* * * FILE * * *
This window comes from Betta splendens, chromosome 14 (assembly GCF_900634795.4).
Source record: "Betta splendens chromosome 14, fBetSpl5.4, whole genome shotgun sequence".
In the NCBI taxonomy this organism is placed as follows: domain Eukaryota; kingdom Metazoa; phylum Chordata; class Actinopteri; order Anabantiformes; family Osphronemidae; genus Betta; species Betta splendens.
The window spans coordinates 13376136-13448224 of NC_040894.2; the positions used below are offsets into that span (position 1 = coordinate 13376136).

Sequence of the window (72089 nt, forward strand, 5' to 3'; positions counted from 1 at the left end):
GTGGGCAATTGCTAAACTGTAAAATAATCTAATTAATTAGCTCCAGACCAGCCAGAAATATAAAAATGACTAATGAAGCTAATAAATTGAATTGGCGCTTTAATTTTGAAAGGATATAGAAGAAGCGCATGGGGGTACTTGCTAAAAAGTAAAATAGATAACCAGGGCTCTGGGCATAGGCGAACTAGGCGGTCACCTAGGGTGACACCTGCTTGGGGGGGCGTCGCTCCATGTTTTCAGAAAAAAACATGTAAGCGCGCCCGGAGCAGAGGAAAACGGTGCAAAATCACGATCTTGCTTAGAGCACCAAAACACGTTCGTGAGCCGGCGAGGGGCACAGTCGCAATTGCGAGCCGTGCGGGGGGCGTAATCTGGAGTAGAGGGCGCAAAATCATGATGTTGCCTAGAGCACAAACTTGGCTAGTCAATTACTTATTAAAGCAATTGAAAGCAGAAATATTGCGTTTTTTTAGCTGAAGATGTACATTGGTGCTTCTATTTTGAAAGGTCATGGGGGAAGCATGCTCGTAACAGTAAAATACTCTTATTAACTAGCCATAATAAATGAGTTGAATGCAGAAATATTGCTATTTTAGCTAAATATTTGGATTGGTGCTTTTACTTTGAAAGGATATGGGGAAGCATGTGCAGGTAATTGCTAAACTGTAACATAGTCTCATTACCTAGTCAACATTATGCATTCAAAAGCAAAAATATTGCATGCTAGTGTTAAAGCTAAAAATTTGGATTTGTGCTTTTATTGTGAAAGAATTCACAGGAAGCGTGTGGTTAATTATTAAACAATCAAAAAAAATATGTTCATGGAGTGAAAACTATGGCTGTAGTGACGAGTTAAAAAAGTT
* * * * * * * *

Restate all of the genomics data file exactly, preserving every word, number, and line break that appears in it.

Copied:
This window comes from Betta splendens, chromosome 14 (assembly GCF_900634795.4).
Source record: "Betta splendens chromosome 14, fBetSpl5.4, whole genome shotgun sequence".
In the NCBI taxonomy this organism is placed as follows: domain Eukaryota; kingdom Metazoa; phylum Chordata; class Actinopteri; order Anabantiformes; family Osphronemidae; genus Betta; species Betta splendens.
The window spans coordinates 13376136-13448224 of NC_040894.2; the positions used below are offsets into that span (position 1 = coordinate 13376136).

Sequence of the window (72089 nt, forward strand, 5' to 3'; positions counted from 1 at the left end):
GTGGGCAATTGCTAAACTGTAAAATAATCTAATTAATTAGCTCCAGACCAGCCAGAAATATAAAAATGACTAATGAAGCTAATAAATTGAATTGGCGCTTTAATTTTGAAAGGATATAGAAGAAGCGCATGGGGGTACTTGCTAAAAAGTAAAATAGATAACCAGGGCTCTGGGCATAGGCGAACTAGGCGGTCACCTAGGGTGACACCTGCTTGGGGGGGCGTCGCTCCATGTTTTCAGAAAAAAACATGTAAGCGCGCCCGGAGCAGAGGAAAACGGTGCAAAATCACGATCTTGCTTAGAGCACCAAAACACGTTCGTGAGCCGGCGAGGGGCACAGTCGCAATTGCGAGCCGTGCGGGGGGCGTAATCTGGAGTAGAGGGCGCAAAATCATGATGTTGCCTAGAGCACAAACTTGGCTAGTCAATTACTTATTAAAGCAATTGAAAGCAGAAATATTGCGTTTTTTTAGCTGAAGATGTACATTGGTGCTTCTATTTTGAAAGGTCATGGGGGAAGCATGCTCGTAACAGTAAAATACTCTTATTAACTAGCCATAATAAATGAGTTGAATGCAGAAATATTGCTATTTTAGCTAAATATTTGGATTGGTGCTTTTACTTTGAAAGGATATGGGGAAGCATGTGCAGGTAATTGCTAAACTGTAACATAGTCTCATTACCTAGTCAACATTATGCATTCAAAAGCAAAAATATTGCATGCTAGTGTTAAAGCTAAAAATTTGGATTTGTGCTTTTATTGTGAAAGAATTCACAGGAAGCGTGTGGTTAATTATTAAACAATCAAAAAAAATATGTTCATGGAGTGAAAACTATGGCTGTAGTGACGAGTTAAAAAAGTT